The steady increase in cases of AIDS across India has spurred a regional Catholic priests' conference in Kerala to urge the Church to insist on HIV blood tests before solemnising marriages.
The Nazrani Catholic Priests' Conference, a powerful body of the Kerala-based oriental Syro-Malabar Church, said the apex Kerala Catholic Bishops Council must incorporate a law to empower parishes to ask for HIV-negative certificates from couples before solemnising marriages.
"We have submitted a proposal to the Church. It must frame a law to make AIDS tests mandatory for marriages in India," Father Francis Karippery, the NCPC general secretary, told rediff.com.
According to him, bishops of the Syro-Malabar Church, who are attending a synod meeting in Kerala, are expected to discuss the AIDS proposal.
The Church in India comprises Latin, Syro-Malabar and Syro-Malankara rites. The Latin laity follow Roman liturgy introduced by European missionaries in the 15th century, while the other two, based in Kerala, follow oriental liturgies and customs and trace their origins to Saint Thomas.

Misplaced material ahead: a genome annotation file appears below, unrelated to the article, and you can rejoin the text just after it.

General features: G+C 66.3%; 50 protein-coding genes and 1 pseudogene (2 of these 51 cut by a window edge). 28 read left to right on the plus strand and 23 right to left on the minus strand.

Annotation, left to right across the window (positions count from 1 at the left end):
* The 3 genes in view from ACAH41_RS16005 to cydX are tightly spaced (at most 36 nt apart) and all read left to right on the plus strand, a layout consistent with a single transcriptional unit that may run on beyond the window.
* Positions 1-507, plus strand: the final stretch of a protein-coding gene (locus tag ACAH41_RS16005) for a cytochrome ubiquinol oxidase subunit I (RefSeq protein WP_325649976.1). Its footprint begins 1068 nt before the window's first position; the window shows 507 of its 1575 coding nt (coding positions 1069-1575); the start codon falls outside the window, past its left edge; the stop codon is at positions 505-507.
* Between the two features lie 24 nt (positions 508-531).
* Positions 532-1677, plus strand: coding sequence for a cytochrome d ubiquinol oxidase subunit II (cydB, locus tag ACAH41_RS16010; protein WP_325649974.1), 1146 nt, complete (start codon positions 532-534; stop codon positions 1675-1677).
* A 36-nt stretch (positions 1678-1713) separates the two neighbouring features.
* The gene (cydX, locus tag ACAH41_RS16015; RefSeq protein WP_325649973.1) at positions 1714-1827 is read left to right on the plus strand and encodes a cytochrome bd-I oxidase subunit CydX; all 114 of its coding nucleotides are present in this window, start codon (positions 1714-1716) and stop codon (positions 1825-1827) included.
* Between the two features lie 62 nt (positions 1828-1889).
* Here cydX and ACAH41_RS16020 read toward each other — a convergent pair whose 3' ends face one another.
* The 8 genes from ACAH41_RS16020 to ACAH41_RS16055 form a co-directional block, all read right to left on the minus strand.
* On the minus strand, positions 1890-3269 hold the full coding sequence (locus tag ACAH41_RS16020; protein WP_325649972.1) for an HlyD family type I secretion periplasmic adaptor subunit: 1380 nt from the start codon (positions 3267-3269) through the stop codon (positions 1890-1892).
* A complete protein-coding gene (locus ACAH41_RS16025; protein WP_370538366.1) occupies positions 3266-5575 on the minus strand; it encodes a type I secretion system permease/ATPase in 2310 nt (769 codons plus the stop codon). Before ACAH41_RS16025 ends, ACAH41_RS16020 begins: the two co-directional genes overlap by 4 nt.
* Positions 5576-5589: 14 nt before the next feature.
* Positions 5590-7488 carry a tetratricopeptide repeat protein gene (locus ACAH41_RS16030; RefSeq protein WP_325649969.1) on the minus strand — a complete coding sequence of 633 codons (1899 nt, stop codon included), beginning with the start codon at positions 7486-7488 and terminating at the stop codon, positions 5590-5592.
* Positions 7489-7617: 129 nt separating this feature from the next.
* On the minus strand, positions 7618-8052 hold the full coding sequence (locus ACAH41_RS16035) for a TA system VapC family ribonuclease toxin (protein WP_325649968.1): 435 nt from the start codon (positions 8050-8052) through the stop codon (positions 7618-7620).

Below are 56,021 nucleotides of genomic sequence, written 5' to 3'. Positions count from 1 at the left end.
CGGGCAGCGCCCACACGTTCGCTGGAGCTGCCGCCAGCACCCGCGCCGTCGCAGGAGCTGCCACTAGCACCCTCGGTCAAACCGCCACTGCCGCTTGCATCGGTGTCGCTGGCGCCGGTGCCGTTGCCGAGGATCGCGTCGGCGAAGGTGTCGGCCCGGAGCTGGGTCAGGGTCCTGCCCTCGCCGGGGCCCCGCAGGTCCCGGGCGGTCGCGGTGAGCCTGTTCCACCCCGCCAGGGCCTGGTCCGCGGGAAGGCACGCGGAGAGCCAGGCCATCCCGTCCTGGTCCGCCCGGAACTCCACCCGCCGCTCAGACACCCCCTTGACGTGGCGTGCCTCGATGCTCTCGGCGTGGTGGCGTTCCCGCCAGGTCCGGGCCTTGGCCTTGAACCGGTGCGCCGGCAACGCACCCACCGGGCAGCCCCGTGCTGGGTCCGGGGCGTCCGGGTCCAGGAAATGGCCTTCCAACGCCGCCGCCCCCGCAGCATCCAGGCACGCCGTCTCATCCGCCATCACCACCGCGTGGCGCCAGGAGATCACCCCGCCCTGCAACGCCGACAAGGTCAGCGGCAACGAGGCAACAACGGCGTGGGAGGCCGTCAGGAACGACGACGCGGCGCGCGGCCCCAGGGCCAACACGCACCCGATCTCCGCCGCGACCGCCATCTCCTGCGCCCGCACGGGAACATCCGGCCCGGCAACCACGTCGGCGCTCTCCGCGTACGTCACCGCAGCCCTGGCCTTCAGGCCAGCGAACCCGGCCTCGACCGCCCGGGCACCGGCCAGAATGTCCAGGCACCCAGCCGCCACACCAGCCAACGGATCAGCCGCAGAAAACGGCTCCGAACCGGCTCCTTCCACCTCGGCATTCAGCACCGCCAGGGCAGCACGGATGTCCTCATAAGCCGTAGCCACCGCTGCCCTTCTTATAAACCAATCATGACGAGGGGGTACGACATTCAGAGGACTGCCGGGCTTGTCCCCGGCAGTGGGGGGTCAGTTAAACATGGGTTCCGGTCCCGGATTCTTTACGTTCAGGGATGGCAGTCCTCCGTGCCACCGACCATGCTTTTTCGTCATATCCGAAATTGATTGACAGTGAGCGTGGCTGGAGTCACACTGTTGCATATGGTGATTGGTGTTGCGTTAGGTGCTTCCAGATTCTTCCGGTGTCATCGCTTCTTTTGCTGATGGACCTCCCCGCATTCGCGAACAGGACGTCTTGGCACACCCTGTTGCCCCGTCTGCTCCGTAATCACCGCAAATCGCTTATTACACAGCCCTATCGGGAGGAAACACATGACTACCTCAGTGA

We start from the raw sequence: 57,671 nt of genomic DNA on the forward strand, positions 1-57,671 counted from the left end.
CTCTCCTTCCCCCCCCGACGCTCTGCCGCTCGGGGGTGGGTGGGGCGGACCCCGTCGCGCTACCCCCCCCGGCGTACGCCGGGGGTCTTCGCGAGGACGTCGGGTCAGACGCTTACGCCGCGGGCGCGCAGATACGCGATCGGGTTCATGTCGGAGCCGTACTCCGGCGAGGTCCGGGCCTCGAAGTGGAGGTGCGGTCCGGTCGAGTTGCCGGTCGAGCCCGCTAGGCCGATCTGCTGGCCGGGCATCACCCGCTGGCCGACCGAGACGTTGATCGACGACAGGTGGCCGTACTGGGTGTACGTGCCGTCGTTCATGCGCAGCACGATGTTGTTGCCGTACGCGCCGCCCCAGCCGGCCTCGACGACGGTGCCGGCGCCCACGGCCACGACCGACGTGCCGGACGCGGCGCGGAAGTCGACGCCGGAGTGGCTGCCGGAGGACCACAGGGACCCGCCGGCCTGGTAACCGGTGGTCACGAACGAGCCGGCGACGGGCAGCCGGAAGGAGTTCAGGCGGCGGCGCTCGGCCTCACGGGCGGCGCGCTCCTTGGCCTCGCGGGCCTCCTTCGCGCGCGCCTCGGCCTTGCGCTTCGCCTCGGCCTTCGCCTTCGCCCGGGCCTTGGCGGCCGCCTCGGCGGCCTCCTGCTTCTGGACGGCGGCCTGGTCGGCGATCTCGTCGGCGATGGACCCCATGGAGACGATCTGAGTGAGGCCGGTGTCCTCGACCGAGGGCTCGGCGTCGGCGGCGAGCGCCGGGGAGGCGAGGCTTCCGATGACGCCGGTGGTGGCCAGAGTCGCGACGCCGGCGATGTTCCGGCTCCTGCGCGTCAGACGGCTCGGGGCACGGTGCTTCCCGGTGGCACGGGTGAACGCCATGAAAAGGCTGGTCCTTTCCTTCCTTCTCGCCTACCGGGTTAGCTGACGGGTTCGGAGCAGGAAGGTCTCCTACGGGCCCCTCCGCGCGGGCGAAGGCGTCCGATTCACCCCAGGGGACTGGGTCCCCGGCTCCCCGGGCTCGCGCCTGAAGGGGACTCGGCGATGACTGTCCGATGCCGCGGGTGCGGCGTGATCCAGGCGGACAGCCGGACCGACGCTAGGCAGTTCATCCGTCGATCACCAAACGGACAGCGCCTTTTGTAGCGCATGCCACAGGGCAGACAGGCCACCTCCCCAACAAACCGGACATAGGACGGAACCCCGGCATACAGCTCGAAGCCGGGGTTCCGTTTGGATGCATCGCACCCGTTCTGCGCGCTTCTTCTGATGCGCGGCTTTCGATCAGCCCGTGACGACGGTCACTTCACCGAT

The Syro-Malabar Church accounts for 3.5 million of India's 16 million Catholics.
Karippery said in several European countries and the United States medical check-ups and blood tests for AIDS are obligatory for Catholic marriages. "We need to establish a similar social system because of the alarming increase in AIDS cases across the country," he said.
"Most bishops agree to our proposal that only youngsters with proper AIDS test certificates should be allowed to get married. This will revolutionise the health system," Karippery said.
The Church considers marriage a 'sacrament' and insists aspiring couples must undergo a marriage preparation course before tying the knot.
Karippery, vicar of the Koonammoochy parish in the Thrissur archdiocese, disclosed that the death of a young Catholic couple by AIDS in a nearby village prompted the NCPC to take up the proposal with the Church.
The priest said the NCPC believes mandatory AIDS tests for weddings will spread awareness about the dreaded disease.
The World Health Organisation estimates HIV, which has no known cure, has infected 5 million people in India. About 90 percent of the country's HIV positive cases are in the 20-45 age group, the most economically productive segment of the population.